Ten years ago, Passion of the Christ blindsided the movie industry with a gory, intense, controversial film that became a huge success. Then there was The Nativity Story in 2006, which fared decently. And now, after The Bible miniseries broke DVD and Blu-Ray records last year, the “Bible movie” is back with a vengeance – Son of God came out this month, Noah came out today, and – whaddya know – Christian Bale is going to star in a movie about Moses that’s coming out near the end of the year.
Before you all lift your hands to either point a finger denouncing Hollywood for desecrating the Scripture or to praise Jesus that “all them Californians are getting saved”, I’d like to offer a few comments – as both an aspiring filmmaker and one who, shall we say, also has an investment in Jesus.
Here’s a little something I’ve learned about the movie business: it’s a business. What is the business of business? Generally speaking, MAKING MONEY. Is that wrong? If so, please quit your job, because you’re obviously not living by faith. And what do businesses need in order to make money? CUSTOMERS. (This is business according to a theater major. Hope you can follow.)
Passion of the Christ was produced for $30 million (might I add, Mel Gibson financed the whole thing himself). It hit over $600 million at the box office. So, was this a move of God? Or a great business venture? Depending on who you ask, you might get very different answers. Or you could decide that it’s both.
Look, for the most part, Hollywood doesn’t care if something is true or not – unless the audience cares. Traditionally, Christians definitely care about how the Bible is portrayed in popular culture, which I think is why Hollywood has strayed from doing Bible stuff. But since Passion proved there’s a huge untapped faith-based market, Hollywood’s been interested. So whatever we have an appetite for, they’ll feed us. Rom-coms, flying spaceships, elves and dwarves, Will Ferrell with his pants down, they’ll make it – it all comes down to WHAT WE WANT.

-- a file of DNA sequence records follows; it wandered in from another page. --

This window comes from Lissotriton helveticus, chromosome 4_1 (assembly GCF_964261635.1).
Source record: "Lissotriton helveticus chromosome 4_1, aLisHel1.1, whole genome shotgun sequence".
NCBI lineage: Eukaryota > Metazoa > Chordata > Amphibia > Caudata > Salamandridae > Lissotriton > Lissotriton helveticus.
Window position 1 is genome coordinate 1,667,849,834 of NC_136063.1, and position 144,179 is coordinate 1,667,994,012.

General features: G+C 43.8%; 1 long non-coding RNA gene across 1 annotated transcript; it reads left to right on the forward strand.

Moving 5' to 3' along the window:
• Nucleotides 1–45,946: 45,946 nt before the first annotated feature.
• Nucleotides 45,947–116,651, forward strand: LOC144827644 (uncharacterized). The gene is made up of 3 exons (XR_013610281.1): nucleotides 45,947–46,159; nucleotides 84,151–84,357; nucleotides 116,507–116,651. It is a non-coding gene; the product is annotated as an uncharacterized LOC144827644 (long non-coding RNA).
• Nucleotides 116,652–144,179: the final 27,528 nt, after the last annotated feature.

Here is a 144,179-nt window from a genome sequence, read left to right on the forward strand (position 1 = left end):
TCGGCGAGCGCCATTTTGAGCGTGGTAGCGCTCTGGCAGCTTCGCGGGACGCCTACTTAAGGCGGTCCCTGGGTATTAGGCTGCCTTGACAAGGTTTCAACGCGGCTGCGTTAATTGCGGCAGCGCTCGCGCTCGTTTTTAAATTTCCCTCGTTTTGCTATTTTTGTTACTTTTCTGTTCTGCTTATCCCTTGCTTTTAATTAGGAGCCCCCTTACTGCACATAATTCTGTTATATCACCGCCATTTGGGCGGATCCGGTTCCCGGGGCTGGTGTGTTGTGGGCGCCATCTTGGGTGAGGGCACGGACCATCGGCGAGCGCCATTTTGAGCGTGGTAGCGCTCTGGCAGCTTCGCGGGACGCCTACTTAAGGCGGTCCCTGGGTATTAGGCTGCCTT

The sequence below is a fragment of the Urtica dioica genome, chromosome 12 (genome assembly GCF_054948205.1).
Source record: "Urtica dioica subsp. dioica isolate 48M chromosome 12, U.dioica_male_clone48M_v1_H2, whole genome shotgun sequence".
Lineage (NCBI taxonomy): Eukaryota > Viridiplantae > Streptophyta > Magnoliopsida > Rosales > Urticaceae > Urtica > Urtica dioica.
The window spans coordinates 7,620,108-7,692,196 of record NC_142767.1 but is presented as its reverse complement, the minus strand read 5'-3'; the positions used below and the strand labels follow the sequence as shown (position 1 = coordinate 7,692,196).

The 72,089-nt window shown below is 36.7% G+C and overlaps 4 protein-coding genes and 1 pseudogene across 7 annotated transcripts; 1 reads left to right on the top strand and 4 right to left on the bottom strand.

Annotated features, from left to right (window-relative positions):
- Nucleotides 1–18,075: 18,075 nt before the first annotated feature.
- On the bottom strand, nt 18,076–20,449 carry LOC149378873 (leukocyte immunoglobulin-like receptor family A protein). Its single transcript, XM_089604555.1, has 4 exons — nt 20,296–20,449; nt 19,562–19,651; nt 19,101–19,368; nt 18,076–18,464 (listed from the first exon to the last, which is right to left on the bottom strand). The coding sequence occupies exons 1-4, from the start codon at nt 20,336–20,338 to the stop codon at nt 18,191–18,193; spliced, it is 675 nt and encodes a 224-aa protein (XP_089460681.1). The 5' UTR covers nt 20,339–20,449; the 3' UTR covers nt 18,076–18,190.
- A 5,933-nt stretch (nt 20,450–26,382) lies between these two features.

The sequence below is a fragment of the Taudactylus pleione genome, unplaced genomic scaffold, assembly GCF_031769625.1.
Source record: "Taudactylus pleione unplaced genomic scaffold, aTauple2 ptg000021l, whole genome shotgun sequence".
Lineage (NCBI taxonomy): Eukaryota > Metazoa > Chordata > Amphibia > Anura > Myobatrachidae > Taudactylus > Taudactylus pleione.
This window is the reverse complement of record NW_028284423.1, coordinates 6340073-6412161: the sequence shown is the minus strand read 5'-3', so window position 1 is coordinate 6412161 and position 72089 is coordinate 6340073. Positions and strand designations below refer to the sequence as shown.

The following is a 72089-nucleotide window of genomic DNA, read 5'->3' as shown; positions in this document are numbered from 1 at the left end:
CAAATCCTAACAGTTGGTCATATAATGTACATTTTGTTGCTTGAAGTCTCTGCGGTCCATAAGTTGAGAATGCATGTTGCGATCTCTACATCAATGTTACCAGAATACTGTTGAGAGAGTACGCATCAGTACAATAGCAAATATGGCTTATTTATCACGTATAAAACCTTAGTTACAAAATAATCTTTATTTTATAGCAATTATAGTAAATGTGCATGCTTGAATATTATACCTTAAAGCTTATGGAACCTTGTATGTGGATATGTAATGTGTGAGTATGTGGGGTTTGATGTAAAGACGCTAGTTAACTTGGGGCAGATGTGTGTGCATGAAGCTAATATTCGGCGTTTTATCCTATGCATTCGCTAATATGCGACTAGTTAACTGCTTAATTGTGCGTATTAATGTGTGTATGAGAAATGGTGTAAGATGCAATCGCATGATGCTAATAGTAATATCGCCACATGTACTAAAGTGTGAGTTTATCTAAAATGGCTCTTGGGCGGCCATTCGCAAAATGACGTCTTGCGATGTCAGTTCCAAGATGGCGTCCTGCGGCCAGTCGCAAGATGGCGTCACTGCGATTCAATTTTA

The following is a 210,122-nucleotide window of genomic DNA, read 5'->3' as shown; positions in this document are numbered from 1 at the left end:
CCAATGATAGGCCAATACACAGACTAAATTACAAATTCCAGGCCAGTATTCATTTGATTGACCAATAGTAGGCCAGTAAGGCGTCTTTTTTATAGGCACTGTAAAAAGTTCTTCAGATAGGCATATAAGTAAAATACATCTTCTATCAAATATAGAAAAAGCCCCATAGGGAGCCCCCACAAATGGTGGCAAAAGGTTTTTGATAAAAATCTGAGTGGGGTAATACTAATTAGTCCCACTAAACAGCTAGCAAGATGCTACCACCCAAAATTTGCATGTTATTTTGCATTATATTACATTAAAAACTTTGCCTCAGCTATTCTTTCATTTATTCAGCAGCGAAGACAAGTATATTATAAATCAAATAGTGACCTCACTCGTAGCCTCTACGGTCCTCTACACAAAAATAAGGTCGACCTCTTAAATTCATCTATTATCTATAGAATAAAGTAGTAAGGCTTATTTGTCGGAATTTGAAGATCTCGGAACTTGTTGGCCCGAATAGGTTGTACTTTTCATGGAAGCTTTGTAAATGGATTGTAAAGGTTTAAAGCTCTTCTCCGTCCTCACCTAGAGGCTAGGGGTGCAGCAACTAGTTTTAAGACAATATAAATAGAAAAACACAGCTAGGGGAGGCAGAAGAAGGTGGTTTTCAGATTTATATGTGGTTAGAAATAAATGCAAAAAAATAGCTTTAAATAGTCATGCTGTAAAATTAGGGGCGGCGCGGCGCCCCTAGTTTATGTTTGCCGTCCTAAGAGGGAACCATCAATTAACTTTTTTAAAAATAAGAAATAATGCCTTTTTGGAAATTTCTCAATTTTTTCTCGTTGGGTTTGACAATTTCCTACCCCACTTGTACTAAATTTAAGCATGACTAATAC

So basically, the idea of Hollywood making Biblical films is more up to us than to them. It can be great. Or it can be terrible. Or, it could not mean that much. Which is kind of the boat I’m on (Noah pun intended. …Oh dear).
See, I think the bigger issue here is not so much what Hollywood is making as much as where exactly we are putting our faith. Look, if we as a culture are basing our belief system on something that can only be (legally) accessed through monetary payment, we don’t understand the Gospel. The Gospel is free. And the Gospel is an actual relationship. Movies can invite us into a relationship, but they should never be a substitute for it.
I’ve had wonderful spiritual experiences watching movies. My favorite kind (and what I desire to produce the most) is narrative films that have some basis in history – The King’s Speech, Ned Kelly, Brother Sun Sister Moon, Machine Gun Preacher, Kingdom of Heaven. But I understand that they are just films. After I watch them, I do research on what I saw. I think about it. I pray about it. I believe that movies, like plays, shouldn’t tell you what to think. They should, as one of my theater professors says, “Give you something to talk about at the bar afterwards.” They’re a starting point.
So what I’m really saying is, if people have issues with Hollywood capitalizing on a Christian market, I say it’s not all Hollywood’s fault. They’re just doing their job. If Hollywood twists messages from the Bible and leads people astray, I say that’s OUR fault. Because we’ve bought into a belief system that founds itself on re-creations and interpretation of stories rather than real encounters with the Real Thing. Maybe before condemning a bunch of people whom you don’t know and who probably mostly never claimed to be Christians, we should stop using movies as our Holy Spirit and actually cultivate a relationship with God so that we can change the world with love that has no admission fee.